Learning to touch type can improve wellbeing & limit the likelihood of sickness or injury, by:
Non-touch-typists have more chance of suffering RSI (repetitive strain injury)
In the UK alone
Frequent breaks from the screen are not enough!
Healthy working behaviours are of course essential.
But if your typing is tense & cumbersome, then taking regular breaks & doing stretches simply alleviates the symptoms.
Touch typing addresses the cause of much of the tension and discomfort.
It takes more than ‘ergonomic’ equipment alone!
Workstation assessments usually advise having screens at eye height – but rarely suggest that touch typing is a logical ‘companion’ to this.
Non-touch-typists end up with an even worse ‘nodding dog’ neck problem since raising the screen increases the gap between it (at the right height) and the keys, which they still have to keep looking down at!
Touch-typists type ‘without thinking’! Or rather… the typing just ‘happens’ while they focus on:
– content & purpose: what & why they’re typing, and
– message & recipient: how well they’re communicating
Non-touch-typists often struggle; their thoughts are often interrupted by having to keep focusing on:
– the physical process: how they’re typing
It uses precious mental energy & cognitive control (and is thus very distracting) to consciously, or even semi-consciously, have to:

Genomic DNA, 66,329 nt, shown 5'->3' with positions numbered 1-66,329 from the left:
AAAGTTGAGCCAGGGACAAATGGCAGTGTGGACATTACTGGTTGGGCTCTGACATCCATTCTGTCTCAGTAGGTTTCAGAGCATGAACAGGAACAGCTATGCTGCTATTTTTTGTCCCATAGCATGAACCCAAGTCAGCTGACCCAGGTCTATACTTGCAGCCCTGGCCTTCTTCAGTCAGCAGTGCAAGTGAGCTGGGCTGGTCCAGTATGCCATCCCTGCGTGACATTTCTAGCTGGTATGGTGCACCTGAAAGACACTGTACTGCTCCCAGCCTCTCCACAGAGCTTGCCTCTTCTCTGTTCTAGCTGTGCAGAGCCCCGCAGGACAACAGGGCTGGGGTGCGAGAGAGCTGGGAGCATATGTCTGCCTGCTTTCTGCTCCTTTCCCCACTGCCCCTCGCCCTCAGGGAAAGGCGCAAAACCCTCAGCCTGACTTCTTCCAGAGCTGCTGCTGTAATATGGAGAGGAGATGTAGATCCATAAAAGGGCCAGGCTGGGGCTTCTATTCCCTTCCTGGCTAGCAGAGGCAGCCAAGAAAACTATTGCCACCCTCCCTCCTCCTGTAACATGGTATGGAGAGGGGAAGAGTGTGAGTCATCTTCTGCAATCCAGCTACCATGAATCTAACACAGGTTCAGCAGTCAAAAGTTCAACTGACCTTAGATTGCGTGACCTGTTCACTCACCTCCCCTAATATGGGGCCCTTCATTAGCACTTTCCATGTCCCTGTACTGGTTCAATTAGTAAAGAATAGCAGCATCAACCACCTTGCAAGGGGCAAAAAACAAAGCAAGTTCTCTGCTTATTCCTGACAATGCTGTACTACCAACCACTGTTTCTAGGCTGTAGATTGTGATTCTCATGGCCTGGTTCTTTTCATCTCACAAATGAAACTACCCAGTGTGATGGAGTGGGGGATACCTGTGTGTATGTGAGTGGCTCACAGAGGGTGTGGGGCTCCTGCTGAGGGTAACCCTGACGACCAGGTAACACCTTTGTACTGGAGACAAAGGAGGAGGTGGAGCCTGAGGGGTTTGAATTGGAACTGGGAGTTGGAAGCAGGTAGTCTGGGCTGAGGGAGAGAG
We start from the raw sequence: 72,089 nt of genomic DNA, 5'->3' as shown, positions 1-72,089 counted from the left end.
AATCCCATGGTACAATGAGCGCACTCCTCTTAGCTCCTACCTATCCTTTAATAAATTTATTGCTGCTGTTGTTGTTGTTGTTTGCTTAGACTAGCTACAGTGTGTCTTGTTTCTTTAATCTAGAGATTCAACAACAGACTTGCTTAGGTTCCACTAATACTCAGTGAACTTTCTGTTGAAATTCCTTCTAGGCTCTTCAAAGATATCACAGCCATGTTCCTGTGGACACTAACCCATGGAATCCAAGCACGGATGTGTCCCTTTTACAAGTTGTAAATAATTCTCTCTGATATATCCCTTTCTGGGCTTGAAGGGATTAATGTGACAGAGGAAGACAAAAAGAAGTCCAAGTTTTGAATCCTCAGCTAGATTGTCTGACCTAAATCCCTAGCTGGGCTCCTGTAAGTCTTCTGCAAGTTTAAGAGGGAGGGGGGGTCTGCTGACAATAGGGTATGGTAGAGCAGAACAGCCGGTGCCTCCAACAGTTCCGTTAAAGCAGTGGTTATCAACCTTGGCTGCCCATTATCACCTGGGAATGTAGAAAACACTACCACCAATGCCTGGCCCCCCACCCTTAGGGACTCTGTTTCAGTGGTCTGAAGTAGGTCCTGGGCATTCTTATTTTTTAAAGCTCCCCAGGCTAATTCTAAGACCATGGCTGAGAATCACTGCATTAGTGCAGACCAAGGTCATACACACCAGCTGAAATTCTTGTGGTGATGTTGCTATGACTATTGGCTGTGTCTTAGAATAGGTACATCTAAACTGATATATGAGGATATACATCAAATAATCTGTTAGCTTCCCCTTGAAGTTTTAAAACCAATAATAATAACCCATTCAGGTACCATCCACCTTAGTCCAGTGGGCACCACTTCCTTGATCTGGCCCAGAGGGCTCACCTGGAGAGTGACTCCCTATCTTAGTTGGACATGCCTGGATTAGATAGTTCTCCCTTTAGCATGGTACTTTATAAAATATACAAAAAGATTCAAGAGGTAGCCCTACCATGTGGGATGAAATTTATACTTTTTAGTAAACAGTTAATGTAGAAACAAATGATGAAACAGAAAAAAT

Duplication of Effort
Non-touch-typists often have to use precious time (staying late, taking work home?) to ‘type up’ notes they’ve previously written long hand because they couldn’t type them straight into the computer.
Errors ‘Creeping In’
Such transcribing takes extra time, but also divides attention and can lead to errors (not just spelling errors which can sometimes be trapped by software, but numerical or factual errors which, in a legal or medical context could be serious – even life-threatening)
Even if serious errors are spotted, minor ones are often ‘let through’, especially if the whole process has taken too long & there’s pressure to respond to clients, managers, or suppliers quickly. This can contribute to a shoddy, unprofessional image.
Quantifying the benefit of improved mental focus is hard, but grasping the implications is easy...
How much better is someone’s driving if they can watch the road ahead, identify potential hazards, plan alternative routes around road works, and even think about the meeting they’re driving to…